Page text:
He would be able to make every single one of those frauds pay the ultimate price. All while putting the heat on his sorry excuse for a brother. He deserved it. In fact, all of them did. How dare they keep up appearances while he was left to deal with his god-awful past.

He had tried to maintain some kind of order, but when it came to killing, hardly anything went according to plan. Try as he might in the middle of the action he found it difficult to control his impulses.

He threw two pairs of underwear into the fireplace. He'd been drawn to the lace ones. The rough lines reminded him of the doilies that good for nothing tramp made. The bloody ones did him no good. But if he got them at the right time, the fear worked its smell into them. Once that was gone, he had no use for them. He breathed in the burning pine. It was his second favorite scent.

The hunger was always there, but it came in ebbs and flows. One taste was all it took. He likened it to a controlled addiction. Adding in the little details of the dress and the number made each one that much sweeter. His phone rang.

"Hey," he answered.

Calm. Collected.

"Yeah. That sounds like it'll work. I'll have it all set up for you tomorrow." The kettle on the stove squealed. "Okay. Will do."

Useless fake bitch.

He hung up the phone and went to the kitchen. His corn was nearly done. Next, he poured a cup of tea. Once he'd added four packets of Splenda, he checked the meat before he went to sit down. As the man watched the fire roar his anger soared with it. He'd been exposed. But no more. He would stay strong.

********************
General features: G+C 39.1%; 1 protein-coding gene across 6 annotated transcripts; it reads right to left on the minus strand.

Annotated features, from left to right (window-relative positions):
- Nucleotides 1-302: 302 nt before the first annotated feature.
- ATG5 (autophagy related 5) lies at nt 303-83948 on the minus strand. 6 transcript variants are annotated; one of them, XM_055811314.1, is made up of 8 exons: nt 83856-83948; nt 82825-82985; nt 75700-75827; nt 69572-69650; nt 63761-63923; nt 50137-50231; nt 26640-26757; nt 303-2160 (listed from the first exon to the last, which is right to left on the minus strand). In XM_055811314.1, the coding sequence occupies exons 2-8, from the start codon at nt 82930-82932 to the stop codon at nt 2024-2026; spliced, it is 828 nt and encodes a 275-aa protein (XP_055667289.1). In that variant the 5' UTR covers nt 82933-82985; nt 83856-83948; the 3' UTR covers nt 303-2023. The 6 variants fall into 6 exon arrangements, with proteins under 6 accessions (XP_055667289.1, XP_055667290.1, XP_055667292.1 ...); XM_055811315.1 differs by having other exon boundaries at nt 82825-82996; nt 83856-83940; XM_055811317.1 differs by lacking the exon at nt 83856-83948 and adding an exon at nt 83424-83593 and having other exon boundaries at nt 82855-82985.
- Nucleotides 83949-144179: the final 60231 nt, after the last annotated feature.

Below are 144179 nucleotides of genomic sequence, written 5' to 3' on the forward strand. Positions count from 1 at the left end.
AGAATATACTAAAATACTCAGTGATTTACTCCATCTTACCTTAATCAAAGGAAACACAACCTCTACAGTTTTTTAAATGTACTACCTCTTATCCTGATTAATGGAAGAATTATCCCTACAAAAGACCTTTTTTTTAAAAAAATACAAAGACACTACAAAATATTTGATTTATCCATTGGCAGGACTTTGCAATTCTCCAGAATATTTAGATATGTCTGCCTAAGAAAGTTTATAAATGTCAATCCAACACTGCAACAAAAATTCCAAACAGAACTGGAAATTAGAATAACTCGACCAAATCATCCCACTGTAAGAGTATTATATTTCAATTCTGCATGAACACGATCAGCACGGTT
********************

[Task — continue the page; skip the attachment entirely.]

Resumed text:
The man moved back in the seat and pulled a crumpled piece of paper out of his pocket. His list. Only one remained. Technically. But to keep the numbers even he had to get the other backup kill in order.

This was why it did no good to allow himself the pleasures of his weak flesh. No matter. Brush it off. He had to remember. One more left. And if he did it right, she would come to him willingly.

The scanner blared about an accident on Fifth and Westpark Avenue. A Code Ten. His favorite. Major Trauma. Everyone lived and everyone died. Either one could be a curse or a blessing. He cared about death. His purpose was to expedite it.

Improved vigilance was the order. Pay close attention. When the time presented itself—which it would—he needed to act. He added another item to the fire. Cheap plastic melted instantly. The fire popped and left an acrid burnt smell in the confined space. He tossed in another. The orange and yellow flames licked at the frayed threads until it was surrounded. Then it was gone.


The man smiled at what remained then stood up.

Ashes to ashes and dust to dust. He'd enjoyed the appetizers. It was time for the main course.